AMD FX-9590 & FX-9370 Reviewccokeman -
Price: FX-9590 $299, FX-9370 $229
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AMD FX-9590 & FX-9370 Introduction:
When AMD first introduced its Bulldozer architecture three years ago with the release of the FX-8150, the buzzwords were all about an all new high performance architecture that would be the best thing that AMD had ever put out. Actual processor performance had a hand in bringing everyone's high hopes and expectations down to a realistic level once we got into benchmarking the FX-8150. At the time, the forward thinking design of the architecture meant that it was going to do well when the software coders caught up and designed applications to really take advantage of the capabilities of the processor. After the launch and all the hype, AMD did still have the highest overclocking CPU in the world at the time, coming in over 8GHz under liquid helium cooling. Fast forward a year and AMD delivered an improved processor using the "Piledriver" architecture that delivered gains of between 10 and 15% over Bulldozer.
The FX-8350 and the product stack did prove better than its predecessor across the board, but still fell a bit short on single-threaded performance when compared to Intel's mainstream SKUs. Released last year, the FX-9590 and FX-9370 came out with premium price points that quickly dropped to a more realistic level once the initial performance evaluations were delivered. Currently available for $299, the FX-9590 offers up true 5GHz performance while in Turbo mode. Meanwhile, the FX-9370 delivers clock speeds of up to 4.7GHz in Turbo mode at a $229 price point. As the fastest chips AMD has to offer, I am interested to see just how well they fair in our benchmark tests. Let's take a look.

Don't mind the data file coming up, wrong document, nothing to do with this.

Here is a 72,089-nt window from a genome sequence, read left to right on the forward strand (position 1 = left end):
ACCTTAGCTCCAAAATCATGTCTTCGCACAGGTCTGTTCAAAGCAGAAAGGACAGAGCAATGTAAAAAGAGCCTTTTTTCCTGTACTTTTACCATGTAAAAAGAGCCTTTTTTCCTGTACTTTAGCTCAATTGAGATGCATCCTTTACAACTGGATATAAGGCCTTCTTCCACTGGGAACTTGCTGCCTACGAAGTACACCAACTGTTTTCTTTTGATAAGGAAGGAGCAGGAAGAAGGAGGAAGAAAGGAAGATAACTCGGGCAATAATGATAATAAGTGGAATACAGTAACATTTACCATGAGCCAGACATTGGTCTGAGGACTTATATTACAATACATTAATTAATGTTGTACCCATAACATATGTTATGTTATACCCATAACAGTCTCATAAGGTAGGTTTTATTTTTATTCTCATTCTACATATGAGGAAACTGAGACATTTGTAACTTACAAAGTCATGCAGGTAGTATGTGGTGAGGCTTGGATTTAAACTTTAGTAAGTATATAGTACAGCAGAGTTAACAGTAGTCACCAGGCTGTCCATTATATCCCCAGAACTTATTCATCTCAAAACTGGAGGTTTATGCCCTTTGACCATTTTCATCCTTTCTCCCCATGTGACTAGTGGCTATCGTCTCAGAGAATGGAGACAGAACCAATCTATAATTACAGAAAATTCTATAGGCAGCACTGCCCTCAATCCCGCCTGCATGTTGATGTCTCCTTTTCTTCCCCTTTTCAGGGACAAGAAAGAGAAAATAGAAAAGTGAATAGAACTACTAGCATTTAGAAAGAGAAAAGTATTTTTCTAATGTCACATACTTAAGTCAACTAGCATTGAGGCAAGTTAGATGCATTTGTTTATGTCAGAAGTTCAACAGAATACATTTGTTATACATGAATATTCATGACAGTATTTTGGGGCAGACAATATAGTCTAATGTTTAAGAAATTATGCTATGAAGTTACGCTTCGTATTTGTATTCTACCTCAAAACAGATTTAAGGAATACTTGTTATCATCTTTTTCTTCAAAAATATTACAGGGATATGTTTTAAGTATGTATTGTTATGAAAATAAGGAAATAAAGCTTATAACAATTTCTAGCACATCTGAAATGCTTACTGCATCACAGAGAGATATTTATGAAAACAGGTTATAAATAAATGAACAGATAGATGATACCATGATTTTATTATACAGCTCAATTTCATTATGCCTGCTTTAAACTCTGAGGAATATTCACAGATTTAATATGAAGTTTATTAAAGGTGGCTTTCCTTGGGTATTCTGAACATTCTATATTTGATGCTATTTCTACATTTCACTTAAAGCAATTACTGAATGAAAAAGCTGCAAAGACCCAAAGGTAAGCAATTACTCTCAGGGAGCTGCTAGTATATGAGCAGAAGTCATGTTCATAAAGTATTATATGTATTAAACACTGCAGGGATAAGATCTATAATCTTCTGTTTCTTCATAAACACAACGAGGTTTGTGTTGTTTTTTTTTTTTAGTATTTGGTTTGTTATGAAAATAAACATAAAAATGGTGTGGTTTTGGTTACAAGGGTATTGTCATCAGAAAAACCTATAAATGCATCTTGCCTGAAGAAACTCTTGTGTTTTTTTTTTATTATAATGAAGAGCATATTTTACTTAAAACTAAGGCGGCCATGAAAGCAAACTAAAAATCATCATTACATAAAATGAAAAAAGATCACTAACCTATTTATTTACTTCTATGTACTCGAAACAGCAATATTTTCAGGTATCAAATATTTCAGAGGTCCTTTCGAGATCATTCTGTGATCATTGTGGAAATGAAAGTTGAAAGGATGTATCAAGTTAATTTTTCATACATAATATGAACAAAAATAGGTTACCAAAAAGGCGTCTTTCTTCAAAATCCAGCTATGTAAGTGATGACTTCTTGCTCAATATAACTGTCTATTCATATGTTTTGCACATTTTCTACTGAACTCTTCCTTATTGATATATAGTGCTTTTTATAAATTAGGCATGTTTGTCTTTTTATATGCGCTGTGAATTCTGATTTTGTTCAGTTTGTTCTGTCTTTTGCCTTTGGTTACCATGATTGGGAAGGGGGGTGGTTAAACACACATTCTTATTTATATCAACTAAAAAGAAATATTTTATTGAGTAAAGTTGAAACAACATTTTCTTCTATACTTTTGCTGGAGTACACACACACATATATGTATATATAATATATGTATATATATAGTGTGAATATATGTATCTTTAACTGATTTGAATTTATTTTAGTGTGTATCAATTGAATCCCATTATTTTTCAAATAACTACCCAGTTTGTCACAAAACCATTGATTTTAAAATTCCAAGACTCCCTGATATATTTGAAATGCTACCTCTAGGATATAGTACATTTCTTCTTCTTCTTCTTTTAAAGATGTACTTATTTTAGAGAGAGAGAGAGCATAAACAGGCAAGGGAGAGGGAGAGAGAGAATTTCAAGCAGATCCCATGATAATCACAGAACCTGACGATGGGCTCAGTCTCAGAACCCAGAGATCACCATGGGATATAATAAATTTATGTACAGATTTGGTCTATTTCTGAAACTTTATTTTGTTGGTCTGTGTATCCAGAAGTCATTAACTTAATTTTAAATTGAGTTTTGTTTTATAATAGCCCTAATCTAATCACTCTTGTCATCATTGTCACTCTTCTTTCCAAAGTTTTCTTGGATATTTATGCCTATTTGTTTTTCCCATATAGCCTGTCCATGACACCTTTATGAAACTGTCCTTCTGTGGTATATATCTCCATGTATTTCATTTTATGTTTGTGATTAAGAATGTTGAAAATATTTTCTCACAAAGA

AMD FX-9590 & FX-9370 Closer Look:
Each of these two SKUs are almost identical, with the exception of the information on the heat spreader and ultimately the speed with which they operate. Built using AMD's Piledriver architecture, each of these processors is built on Global Foundries 32nm SOI process. Packing 1.2 billion transistors into a 315mm2 die, you have four compute modules each with a pair of integer cores, 8MB of L2 cache, and 8MB of shared L3 cache. Each of these processors is designed to be used in AMD's AM3+ socket. As the manufacturing process has matured, AMD has been able to max out the architectures clock speeds in the form of these unlocked processors. The FX-9590 is at the top of the heap much like Intel's Extreme Edition parts. Equipped with a clock speed of 4.7GHz, with a boost clock speed of 5GHz, the FX-9590 is the first 5GHz part to roll out of anyone's doors. AMD's FX-9370 is rated to run at 4.4GHz with a turbo boost frequency of up to 4.7GHz in lightly threaded applications. With clock speeds this high, AMD has raised the TDP from the FX-8350's 125W to a full 220W on both the FX-9590 and FX-9370.
Getting the most out of this pair of FX Vishera-based processors will mean you need a stout system if you will be overclocking. Stout as in a motherboard to handle the power consumption expected with the CPUs, as well as a cooling solution to handle the thermals. With a 220W TDP, these processors will need all the help they can to stay cool. For those reasons, we have selected the ASUS Crosshair V Formula Z motherboard and Corsair H100i cooling solution to see just how far we can push the clock speed envelope before running out of thermal overhead.
As AMD's highest speed bin processors, the FX-9590 and FX-9370 will have their work cut out for them. Will they be the answer AMD needs to compete on the world stage or will we be left with an underperforming, overpriced SKU? Let's find out.